Disney is busy ramping up for the premiere of its anticipated streaming service Disney+, but the company hasn’t forgotten about Hulu. The streaming service will soon be the new home of programming from the cable network FX, Disney CEO Bob Iger announced today during a call with investors.
Beginning in March 2020, all existing and new content from FX will live on Hulu, which Disney took full operational control of earlier this year. More than 40 FX original series will also live on Hulu beginning in March.
Additionally, four previously announced programs on FX will live exclusively on the streaming service, including the drama miniseries Devs, which is directed by Alex Garland, and the drama miniseries Mrs. America starring Cate Blanchett. Both of those miniseries will be available in March when FX’s content officially migrates to Hulu.
FX programming will appear on the streaming service immediately after it airs on linear TV, Iger said.
“FX is a producer of high-quality, award-winning content and will become a key content driver for Hulu,” Iger said. “This is a great way to expand the FX brand and an important step for Hulu as it adds original content to compete more aggressively with new and legacy DTC platforms.”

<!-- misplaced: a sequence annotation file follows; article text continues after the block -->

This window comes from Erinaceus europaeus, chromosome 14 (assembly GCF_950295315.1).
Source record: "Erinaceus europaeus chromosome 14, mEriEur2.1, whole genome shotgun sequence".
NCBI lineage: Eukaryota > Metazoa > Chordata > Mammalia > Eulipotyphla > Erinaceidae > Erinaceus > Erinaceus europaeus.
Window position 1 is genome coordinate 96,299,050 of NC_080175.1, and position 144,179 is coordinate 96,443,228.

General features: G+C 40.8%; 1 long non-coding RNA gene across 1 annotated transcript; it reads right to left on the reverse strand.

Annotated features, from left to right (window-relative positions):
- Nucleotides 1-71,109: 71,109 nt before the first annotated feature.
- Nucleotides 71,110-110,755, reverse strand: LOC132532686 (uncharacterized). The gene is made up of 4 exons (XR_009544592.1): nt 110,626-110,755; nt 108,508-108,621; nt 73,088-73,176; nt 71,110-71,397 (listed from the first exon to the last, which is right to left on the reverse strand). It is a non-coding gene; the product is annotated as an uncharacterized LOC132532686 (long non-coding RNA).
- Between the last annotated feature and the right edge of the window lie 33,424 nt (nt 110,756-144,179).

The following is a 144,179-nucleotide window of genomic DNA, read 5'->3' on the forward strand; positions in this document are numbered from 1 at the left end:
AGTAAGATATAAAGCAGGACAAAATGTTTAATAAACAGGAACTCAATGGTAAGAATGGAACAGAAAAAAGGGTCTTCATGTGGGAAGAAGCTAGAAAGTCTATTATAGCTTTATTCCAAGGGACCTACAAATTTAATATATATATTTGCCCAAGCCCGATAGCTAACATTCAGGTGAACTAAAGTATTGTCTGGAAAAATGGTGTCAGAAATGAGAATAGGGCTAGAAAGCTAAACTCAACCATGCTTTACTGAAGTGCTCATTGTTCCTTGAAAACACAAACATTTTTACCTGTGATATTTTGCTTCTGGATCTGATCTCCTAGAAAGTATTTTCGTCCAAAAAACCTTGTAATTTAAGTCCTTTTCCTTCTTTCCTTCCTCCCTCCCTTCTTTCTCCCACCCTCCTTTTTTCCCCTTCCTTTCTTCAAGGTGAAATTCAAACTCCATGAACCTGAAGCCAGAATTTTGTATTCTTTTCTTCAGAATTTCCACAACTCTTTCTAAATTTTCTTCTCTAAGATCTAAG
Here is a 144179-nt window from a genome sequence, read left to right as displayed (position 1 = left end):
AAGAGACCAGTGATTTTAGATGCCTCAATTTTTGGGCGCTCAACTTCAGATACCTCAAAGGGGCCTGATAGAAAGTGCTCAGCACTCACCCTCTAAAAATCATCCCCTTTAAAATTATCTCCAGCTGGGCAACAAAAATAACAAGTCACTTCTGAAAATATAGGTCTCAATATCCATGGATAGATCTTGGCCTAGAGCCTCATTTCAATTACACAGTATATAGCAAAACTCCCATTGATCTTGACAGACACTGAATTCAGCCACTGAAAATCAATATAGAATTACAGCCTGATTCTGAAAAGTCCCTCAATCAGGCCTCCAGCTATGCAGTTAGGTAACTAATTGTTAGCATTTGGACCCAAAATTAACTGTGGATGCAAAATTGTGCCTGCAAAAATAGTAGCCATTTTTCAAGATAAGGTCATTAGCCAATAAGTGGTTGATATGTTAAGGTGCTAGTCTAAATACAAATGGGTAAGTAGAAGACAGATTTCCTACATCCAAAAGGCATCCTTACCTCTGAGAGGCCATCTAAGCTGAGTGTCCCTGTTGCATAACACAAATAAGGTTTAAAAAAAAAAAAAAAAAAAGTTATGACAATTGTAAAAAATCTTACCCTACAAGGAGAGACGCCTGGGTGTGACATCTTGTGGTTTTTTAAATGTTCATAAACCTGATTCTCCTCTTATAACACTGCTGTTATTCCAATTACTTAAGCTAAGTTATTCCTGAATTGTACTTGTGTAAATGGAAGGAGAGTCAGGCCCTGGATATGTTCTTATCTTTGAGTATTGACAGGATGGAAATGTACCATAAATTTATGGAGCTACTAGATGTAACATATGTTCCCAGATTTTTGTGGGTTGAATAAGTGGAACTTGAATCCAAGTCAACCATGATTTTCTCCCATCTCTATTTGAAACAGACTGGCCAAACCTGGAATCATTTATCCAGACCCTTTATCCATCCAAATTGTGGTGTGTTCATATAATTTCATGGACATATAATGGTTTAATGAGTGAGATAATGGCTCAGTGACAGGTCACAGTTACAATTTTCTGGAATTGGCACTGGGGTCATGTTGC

FX’s had its own streaming home, FX+, which had been around since September 2017, but the ad-free subscription service shut down in August. In May, the same day as Disney’s takeover of Hulu, FX Networks chairman John Landgraf said putting FX content on a platform like Hulu “really expands the dimensions of the brand and what we can do.”
Landgraf said in a statement that the deal represented a “game-changing opportunity for FX.”
“We’re thrilled to have Hulu as our streaming partner with the creation of FX on Hulu, which will be the best and most complete representation of the FX brand, finally putting us on equal footing with competitors like HBO,” he said. “This will allow us to expand FX’s original programming lineup and to reach Hulu’s growing audience of young and highly engaged subscribers, whom we believe will love these shows.”
The deal will bolster Hulu’s content offerings during a critical time when entrenched services like Netflix and Hulu are staring down deep-pocketed new entrants. HBO Max, WarnerMedia’s foray into streaming, is slated to debut in May 2020, and NBCUniversal’s service Peacock is planned for April 2020. As new services come onto the market, media companies are clawing back the rights to their programming to attract customers to their own services.
Disney is positioning Hulu as one of three pillars of the company’s streaming portfolio, which also includes ESPN+ and the forthcoming Disney+. In the fourth quarter, Hulu had around 28.5 million paid subscribers, Disney chief financial officer Christine McCarthy revealed during the investors call. ESPN+, meanwhile, surpassed 3.5 million paid subscribers as of Nov. 7, Iger said.
Disney has offered a bundled subscription to all three services (with an ad-supported viewing experience on Hulu) for $12.99 a month.